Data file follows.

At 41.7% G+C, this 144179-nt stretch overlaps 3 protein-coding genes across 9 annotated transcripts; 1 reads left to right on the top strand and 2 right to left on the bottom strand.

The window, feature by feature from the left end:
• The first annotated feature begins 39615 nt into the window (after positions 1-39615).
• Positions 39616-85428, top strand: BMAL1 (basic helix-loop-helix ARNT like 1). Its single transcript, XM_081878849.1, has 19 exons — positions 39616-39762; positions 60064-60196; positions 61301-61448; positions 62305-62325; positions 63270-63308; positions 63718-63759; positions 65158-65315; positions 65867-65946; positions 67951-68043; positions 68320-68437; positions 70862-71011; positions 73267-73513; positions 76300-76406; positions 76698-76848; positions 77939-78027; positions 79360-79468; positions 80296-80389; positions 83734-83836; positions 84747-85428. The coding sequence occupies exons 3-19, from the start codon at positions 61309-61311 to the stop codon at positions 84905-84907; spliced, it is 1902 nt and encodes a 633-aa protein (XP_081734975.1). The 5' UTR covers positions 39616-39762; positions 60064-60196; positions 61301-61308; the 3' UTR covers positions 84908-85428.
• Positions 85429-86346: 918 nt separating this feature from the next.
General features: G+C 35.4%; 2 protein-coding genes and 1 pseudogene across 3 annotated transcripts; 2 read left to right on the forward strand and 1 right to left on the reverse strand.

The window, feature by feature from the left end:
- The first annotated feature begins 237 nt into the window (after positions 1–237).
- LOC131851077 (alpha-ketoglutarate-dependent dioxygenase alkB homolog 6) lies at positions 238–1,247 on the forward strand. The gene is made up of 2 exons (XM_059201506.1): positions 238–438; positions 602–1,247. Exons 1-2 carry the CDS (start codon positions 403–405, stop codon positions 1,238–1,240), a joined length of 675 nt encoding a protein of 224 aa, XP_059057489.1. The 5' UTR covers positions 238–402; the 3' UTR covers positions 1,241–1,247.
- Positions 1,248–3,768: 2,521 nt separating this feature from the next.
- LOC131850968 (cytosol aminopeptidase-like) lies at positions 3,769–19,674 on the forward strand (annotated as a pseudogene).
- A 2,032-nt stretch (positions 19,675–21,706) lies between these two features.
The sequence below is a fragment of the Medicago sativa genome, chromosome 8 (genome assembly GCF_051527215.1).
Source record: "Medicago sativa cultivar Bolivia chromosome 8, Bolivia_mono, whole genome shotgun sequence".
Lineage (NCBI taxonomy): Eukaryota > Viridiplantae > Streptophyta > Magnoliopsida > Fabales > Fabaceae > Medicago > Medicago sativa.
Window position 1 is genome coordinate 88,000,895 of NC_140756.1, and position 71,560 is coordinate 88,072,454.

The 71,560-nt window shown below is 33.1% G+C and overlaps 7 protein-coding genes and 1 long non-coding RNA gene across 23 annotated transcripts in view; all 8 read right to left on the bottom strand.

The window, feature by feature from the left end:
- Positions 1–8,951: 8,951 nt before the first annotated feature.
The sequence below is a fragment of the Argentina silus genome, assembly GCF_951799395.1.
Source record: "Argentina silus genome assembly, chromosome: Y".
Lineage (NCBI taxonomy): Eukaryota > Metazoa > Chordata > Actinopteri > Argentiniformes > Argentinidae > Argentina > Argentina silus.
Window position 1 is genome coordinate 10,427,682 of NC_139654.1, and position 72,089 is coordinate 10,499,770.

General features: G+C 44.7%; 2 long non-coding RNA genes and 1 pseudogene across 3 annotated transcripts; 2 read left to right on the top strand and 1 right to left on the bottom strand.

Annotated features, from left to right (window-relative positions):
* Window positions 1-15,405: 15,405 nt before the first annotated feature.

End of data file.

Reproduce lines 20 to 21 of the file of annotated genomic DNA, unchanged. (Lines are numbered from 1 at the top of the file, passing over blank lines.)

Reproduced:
The sequence below is a fragment of the Argentina silus genome, assembly GCF_951799395.1.
Source record: "Argentina silus genome assembly, chromosome: Y".